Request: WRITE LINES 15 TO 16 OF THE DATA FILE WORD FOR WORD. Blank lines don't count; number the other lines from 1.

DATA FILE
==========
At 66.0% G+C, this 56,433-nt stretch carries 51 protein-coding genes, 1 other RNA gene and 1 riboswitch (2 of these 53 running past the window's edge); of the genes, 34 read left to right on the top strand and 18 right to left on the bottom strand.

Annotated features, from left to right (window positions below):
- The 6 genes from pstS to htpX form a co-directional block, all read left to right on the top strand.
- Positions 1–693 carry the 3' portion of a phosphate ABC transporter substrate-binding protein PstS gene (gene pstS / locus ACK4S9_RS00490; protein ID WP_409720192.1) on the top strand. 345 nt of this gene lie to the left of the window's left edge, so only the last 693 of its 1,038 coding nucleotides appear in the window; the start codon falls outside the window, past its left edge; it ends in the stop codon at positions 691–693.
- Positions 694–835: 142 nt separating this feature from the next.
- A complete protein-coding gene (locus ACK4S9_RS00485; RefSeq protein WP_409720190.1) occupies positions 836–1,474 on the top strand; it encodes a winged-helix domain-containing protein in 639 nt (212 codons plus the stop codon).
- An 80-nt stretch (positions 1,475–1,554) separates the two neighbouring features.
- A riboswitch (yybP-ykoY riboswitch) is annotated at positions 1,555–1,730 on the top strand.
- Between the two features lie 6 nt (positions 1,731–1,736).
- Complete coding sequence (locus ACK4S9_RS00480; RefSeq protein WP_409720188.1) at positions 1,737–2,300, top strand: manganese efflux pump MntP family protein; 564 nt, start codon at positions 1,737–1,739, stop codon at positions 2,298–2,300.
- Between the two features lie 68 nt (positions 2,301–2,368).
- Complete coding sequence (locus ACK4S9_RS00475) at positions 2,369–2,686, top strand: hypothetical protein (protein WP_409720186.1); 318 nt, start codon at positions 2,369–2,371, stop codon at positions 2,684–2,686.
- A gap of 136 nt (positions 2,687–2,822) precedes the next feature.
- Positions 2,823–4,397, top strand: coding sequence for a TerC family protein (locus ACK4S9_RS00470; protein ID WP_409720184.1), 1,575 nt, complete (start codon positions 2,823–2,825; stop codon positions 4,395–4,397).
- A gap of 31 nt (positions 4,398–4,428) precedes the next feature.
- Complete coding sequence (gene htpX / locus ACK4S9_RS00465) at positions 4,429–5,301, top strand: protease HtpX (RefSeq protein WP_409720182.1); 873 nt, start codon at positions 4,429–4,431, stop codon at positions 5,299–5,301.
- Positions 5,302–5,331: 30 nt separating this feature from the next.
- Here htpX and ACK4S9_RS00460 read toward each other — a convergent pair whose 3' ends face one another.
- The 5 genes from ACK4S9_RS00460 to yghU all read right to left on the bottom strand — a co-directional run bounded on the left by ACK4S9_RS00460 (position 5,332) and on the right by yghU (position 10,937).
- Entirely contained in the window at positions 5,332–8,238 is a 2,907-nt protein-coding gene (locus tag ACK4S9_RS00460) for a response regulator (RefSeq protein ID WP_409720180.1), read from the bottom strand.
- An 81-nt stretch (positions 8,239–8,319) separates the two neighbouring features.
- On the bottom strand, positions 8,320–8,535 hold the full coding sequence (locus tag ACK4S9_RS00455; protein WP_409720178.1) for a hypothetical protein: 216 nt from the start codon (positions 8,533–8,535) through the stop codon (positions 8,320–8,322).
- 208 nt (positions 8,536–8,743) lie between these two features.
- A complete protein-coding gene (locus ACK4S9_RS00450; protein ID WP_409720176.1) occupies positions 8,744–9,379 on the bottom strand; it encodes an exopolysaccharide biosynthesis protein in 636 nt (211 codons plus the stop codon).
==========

- A gap of 31 nt (positions 4,398–4,428) precedes the next feature.
- Complete coding sequence (gene htpX / locus ACK4S9_RS00465) at positions 4,429–5,301, top strand: protease HtpX (RefSeq protein WP_409720182.1); 873 nt, start codon at positions 4,429–4,431, stop codon at positions 5,299–5,301.